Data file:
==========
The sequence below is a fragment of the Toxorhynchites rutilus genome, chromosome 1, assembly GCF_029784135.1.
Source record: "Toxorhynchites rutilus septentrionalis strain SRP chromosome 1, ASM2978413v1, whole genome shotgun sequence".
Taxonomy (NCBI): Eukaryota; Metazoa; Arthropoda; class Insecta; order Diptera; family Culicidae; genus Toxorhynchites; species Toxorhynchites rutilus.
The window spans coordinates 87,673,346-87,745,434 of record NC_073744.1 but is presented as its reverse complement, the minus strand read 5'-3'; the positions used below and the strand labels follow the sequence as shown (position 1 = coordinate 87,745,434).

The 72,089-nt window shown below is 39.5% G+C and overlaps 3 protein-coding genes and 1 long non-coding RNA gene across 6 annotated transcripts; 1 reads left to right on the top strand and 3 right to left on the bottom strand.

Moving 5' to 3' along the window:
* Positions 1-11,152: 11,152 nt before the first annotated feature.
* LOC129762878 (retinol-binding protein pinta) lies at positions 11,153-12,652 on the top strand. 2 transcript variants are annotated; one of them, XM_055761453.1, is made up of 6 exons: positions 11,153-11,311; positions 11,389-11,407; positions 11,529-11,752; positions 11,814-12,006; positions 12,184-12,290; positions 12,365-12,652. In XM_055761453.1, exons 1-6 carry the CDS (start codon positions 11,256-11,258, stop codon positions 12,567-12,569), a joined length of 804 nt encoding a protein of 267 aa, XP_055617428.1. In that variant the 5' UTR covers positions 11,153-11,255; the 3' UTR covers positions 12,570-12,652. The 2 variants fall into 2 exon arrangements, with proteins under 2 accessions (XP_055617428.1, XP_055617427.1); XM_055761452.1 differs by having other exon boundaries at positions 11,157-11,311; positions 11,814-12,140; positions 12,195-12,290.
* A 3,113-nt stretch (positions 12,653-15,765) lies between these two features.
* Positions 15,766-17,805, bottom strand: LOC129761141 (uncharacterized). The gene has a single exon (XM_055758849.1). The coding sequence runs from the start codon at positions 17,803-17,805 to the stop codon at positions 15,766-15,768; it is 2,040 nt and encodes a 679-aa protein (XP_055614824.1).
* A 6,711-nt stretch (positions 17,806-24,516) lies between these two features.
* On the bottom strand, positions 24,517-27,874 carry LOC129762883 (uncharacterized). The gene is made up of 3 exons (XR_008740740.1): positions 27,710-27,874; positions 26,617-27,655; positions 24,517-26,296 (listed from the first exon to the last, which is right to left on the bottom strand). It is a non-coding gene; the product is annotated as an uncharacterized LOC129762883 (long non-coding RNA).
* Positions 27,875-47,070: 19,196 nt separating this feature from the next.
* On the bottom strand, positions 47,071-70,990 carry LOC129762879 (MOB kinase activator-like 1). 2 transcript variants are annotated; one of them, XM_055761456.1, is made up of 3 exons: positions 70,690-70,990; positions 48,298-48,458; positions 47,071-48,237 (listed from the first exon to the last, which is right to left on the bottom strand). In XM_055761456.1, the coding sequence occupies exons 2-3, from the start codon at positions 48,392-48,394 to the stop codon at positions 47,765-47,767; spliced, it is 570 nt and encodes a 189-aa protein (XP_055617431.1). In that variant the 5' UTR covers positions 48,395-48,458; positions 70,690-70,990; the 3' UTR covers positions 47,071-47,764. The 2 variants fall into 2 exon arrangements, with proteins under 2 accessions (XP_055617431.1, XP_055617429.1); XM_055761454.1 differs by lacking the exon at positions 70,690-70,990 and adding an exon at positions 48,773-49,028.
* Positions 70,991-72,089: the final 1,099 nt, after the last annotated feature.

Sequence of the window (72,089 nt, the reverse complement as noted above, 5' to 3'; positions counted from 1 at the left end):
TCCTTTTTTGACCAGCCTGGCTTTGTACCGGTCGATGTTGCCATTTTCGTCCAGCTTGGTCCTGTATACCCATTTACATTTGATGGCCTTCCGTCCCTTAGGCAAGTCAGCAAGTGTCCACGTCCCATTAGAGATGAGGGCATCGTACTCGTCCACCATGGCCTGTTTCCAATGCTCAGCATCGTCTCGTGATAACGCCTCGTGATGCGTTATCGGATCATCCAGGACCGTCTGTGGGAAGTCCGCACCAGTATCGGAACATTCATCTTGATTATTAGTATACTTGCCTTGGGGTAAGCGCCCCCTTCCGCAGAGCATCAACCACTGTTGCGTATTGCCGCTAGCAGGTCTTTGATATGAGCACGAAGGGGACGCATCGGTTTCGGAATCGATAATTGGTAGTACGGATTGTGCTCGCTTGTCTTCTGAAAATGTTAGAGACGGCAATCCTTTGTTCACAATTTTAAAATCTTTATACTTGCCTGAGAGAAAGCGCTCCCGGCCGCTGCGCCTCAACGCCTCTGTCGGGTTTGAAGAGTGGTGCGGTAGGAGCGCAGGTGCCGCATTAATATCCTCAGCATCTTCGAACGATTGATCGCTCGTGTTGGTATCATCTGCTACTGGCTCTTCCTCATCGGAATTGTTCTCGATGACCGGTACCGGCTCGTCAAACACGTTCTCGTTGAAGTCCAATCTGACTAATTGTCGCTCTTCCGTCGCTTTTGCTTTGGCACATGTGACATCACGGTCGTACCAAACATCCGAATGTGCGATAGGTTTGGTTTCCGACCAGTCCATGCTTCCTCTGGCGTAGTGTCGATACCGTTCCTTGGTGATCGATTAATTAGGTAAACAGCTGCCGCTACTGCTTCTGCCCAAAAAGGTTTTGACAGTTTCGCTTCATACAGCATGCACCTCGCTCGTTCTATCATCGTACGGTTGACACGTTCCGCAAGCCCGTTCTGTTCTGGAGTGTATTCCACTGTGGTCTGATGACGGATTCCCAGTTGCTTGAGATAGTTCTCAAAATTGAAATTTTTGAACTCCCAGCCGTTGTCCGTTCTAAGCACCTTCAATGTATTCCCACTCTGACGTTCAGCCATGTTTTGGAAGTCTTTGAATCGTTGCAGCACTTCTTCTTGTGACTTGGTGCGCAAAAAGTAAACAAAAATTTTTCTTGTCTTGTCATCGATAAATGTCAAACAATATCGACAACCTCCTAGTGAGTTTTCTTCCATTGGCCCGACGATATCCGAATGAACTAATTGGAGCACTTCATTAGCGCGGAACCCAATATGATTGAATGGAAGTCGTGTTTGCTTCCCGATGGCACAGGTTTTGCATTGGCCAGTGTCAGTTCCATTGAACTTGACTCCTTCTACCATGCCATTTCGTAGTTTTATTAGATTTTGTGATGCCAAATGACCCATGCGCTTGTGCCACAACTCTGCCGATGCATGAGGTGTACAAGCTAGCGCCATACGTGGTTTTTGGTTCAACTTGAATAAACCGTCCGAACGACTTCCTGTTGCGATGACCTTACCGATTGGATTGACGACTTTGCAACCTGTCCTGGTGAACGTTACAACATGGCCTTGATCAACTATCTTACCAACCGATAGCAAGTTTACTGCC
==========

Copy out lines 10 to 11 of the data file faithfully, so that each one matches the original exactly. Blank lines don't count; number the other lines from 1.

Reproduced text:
* Positions 15,766-17,805, bottom strand: LOC129761141 (uncharacterized). The gene has a single exon (XM_055758849.1). The coding sequence runs from the start codon at positions 17,803-17,805 to the stop codon at positions 15,766-15,768; it is 2,040 nt and encodes a 679-aa protein (XP_055614824.1).
* A 6,711-nt stretch (positions 17,806-24,516) lies between these two features.